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Essay on Hallucinogens in History

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Hallucinogens are a class of drugs that share a vast history, and were used for spiritual and religious practices since the prime of early civilization. They are referenced in the Hindu holy book, Rig Veda, the healing rituals of the Aztecs of Pre-Columbian Mexico, and are often attributed to the illicit practices of those prosecuted during the Salem Witch Trials. The first synthetic hallucinogens were discovered by a Swiss chemist named Albert Hoffman in 1938, and were originally manufactured to psychiatrists to help their patients access repressed emotions. Other uses considered for early hallucinogens included ingestion by doctors to better understand schizophrenic patients, and as an antibiotic. Their recreational use peaked in the 1960s, but began to decline after they were declared illegal in 1966, except in Native American churches where hallucinogens continued to be used as a spiritual tool. Though their popularity is not as prevalent as it had been in the “hippie movement”, their use continues to be recorded within a minority of the high school and college aged population.
Drugs considered to be within the category of hallucinogens include LSD, mushrooms (psyilocybin), mescaline, and N-Bomb. They can be smoked, made into liquor, injected, ingested, snorted, or even licked from the backs of certain toads such as the Sonoran Desert Toad (Erowid.org). Some common “street names” for the substances include acid, blotter, sugar cubes, shroom, zoom, and angel dust. While some hallucinogens are synthetic, others, like peyote and salvia, are derived from natural plants and substances. Though hallucinogens are not physically addictive, users have the potential to become psychologically dependent, and thus they are classified as a...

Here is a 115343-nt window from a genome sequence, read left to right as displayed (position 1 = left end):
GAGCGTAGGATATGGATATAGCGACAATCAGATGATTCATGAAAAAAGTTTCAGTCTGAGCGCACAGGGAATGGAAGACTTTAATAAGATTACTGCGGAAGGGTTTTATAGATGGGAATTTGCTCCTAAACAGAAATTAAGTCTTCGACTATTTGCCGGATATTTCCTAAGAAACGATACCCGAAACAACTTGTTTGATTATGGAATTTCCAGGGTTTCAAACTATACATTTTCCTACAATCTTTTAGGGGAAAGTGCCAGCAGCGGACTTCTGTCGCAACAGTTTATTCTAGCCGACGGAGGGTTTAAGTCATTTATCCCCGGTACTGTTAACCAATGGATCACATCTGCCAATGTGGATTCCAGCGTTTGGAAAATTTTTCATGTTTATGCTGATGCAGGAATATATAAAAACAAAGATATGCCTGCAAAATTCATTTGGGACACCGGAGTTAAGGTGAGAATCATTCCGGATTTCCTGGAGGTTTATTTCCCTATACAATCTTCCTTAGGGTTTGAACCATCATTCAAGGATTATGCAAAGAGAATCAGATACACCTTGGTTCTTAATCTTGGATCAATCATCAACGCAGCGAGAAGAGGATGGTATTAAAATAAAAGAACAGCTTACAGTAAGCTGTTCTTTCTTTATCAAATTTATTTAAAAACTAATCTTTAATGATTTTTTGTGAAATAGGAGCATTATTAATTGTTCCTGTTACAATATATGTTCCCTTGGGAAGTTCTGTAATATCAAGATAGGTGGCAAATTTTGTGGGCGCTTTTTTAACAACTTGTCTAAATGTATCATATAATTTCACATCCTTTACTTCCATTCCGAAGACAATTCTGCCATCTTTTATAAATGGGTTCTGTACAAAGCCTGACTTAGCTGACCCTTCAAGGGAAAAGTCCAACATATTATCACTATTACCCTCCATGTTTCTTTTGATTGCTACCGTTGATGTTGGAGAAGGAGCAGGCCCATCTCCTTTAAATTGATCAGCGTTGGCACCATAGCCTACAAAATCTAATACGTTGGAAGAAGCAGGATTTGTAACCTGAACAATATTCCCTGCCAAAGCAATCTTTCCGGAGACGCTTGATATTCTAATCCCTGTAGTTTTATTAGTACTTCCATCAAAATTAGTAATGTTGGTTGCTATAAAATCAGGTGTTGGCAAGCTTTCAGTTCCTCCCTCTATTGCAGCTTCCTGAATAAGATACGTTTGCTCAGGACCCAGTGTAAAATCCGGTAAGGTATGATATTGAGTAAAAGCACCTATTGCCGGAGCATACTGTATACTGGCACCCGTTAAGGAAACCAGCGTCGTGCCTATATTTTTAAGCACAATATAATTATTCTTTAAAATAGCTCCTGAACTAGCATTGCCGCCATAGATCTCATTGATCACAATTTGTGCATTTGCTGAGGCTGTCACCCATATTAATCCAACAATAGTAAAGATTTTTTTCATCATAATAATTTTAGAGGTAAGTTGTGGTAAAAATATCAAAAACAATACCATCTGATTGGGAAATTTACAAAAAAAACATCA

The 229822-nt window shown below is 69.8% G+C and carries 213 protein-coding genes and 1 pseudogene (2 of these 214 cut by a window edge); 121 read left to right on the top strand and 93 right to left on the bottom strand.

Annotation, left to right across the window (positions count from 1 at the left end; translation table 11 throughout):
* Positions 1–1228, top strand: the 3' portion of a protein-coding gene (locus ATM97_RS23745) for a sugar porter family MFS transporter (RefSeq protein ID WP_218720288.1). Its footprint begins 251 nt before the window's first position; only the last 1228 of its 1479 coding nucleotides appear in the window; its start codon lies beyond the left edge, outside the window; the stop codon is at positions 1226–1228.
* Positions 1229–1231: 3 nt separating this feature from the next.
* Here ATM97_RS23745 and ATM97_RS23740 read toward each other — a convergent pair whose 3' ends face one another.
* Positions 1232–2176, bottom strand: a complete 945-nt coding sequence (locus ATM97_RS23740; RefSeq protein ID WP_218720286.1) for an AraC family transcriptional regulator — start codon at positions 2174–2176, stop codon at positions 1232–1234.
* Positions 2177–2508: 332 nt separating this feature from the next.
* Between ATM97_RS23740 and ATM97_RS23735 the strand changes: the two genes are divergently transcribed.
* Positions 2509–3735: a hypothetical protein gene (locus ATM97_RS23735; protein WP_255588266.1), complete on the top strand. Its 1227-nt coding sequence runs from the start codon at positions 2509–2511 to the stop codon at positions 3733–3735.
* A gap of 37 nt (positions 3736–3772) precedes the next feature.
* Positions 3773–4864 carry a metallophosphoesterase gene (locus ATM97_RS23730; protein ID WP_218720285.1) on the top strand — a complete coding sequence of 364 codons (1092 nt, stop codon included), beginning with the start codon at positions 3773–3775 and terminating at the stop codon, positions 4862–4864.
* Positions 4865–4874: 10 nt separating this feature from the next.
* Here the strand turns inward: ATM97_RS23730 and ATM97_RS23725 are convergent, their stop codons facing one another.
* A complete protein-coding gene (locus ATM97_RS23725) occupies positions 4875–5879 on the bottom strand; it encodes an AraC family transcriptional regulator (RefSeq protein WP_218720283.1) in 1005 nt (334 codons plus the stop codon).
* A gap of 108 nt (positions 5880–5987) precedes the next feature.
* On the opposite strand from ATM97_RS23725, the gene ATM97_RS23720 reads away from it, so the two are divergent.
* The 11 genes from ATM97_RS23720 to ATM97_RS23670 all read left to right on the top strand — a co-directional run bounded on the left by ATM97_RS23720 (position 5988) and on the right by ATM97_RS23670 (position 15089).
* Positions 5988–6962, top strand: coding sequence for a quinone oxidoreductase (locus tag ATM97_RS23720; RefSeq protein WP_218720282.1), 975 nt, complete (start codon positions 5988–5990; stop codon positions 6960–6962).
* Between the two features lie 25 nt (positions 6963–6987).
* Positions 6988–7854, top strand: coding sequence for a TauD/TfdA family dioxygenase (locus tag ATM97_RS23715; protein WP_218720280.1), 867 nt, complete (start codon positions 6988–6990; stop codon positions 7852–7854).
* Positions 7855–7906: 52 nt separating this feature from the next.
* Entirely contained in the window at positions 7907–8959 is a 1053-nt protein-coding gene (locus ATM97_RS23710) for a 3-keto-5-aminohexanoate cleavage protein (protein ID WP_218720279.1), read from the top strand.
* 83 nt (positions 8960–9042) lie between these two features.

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United States. National Institute on Drug Abuse.DrugFacts: Hallucinogens - LSD, Peyote, Psilocybin, and PCP. 2009. Non-print. .
"LSD Drug Info." Narconon International. Narconon International. Web. 9 Apr 2014. .
Most, Albert. "Bufo Alvarius." The Vaults of Erowid. Erowid.org, 18 Mar 2009. Web. 9 Apr 2014. .
"Treatment for LSD Abuse." LSD Addiction. LSD Addiction, n.d. Web. 9 Apr 2014. .
United States. National Institute on Drug Abuse.DrugFacts: Drug Related Hospital Emergency Room Visits. 2009. Non-print. .



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